Originally posted 2009-09-29 23:36:13. Republished by Blog Post Promoter
Media conglomerate Viacom Inc. sued Google Inc. and its Internet video-sharing site YouTube for more than $1 billion on Tuesday in the biggest challenge yet to the Web search leader’s strategy to dominate the online video market.
The lawsuit accuses Google and its popular online video unit of “massive intentional copyright infringement,” threatening its ambitions to turn YouTube into a major distributor of entertainment and outlet for advertising.
This is going to come down to the old question that we wrestled with — without resolution — in the online auction context: Whether or not “trying really hard” to avoid copyright (or in the case of auctions, typically trademark) infringement is enough to get website such as YouTube (or eBay) off the hook.
In the case of eBay, where the issue is trademark, they have replicated the notice-and-takedown provisions of the copyright law and were tested on whether this helps — there is no safe harbor provision for trademark infringement — only by Tiffany, in a case that evidently never went anywhere.
Here there really is a legislative safe harbor under the Copyright Act. But why should an entire business model premised, at least in part, on profiting from copyright infringement get the benefit of a safe harbor? Viacom will argue that it shouldn’t.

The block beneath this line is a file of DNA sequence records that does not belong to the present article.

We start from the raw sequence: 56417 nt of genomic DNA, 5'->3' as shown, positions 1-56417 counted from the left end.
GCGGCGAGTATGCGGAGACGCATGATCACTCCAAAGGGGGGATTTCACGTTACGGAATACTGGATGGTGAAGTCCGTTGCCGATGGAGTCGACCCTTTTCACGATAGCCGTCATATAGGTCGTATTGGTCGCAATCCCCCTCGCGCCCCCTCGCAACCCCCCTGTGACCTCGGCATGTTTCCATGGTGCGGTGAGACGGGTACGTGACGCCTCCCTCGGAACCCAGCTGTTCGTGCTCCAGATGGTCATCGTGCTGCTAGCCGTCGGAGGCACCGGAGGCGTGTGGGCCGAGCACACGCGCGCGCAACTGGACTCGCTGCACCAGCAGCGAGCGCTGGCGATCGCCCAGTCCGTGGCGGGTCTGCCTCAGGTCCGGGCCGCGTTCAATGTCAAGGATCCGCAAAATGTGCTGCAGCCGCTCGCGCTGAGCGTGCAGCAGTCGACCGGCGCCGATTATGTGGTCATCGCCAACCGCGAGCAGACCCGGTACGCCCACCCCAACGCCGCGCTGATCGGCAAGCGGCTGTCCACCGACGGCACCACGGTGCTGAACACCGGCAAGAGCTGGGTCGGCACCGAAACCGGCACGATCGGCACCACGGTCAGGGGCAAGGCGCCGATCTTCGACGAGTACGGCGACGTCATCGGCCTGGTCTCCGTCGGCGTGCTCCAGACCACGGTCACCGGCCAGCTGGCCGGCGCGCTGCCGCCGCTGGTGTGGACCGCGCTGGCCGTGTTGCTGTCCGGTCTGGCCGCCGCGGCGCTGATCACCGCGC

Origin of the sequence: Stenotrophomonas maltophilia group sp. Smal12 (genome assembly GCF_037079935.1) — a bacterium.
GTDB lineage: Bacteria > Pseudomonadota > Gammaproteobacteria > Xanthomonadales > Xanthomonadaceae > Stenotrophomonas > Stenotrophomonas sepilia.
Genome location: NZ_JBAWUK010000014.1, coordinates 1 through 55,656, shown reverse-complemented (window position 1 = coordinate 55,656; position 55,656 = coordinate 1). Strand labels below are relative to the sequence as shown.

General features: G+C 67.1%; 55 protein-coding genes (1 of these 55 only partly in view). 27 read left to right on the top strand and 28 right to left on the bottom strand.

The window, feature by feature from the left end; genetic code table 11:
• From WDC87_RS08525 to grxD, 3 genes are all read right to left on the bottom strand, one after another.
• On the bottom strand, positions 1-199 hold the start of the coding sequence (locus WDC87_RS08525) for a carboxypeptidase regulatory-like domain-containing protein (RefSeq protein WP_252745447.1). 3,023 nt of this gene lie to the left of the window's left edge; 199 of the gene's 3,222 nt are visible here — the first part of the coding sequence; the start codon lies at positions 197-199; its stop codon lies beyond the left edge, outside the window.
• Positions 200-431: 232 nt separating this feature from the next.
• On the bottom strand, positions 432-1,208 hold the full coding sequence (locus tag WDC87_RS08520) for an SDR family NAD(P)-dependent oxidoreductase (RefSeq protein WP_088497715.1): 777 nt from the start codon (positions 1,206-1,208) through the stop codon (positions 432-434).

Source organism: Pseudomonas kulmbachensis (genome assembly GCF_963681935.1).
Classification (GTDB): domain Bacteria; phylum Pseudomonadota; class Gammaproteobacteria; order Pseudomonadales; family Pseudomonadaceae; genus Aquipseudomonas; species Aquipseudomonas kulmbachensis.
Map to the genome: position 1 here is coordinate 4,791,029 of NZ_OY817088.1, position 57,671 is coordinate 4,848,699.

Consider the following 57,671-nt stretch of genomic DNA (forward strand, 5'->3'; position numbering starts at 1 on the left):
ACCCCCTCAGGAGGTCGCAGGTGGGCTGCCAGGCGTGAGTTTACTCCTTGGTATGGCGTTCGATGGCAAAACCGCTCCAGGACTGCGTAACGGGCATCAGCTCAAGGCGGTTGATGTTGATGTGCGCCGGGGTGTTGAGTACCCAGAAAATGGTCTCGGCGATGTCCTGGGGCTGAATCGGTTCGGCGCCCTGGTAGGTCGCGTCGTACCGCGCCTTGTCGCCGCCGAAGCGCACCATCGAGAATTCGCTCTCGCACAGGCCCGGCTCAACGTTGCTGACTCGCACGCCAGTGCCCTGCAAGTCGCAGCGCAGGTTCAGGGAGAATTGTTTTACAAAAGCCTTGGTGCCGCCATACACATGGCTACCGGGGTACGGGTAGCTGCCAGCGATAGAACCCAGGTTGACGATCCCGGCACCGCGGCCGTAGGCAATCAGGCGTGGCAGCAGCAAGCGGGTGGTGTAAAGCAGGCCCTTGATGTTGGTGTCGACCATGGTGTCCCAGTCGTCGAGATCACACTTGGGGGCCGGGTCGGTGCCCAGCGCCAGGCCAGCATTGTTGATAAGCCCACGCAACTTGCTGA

UPDATE BUT GOOD: Settled in March 2014:
The settlement ends seven years of litigation that drew wide attention from Hollywood, the music industry and Internet companies, and which tested the reach of a federal law designed to thwart piracy while letting people find entertainment online.
“This settlement reflects the growing collaborative dialogue between our two companies on important opportunities, and we look forward to working more closely together,” Google and Viacom said in a joint statement.
Terms were not disclosed. No money changed hands, a person close to the matter said. The person was not authorized to discuss the settlement’s terms.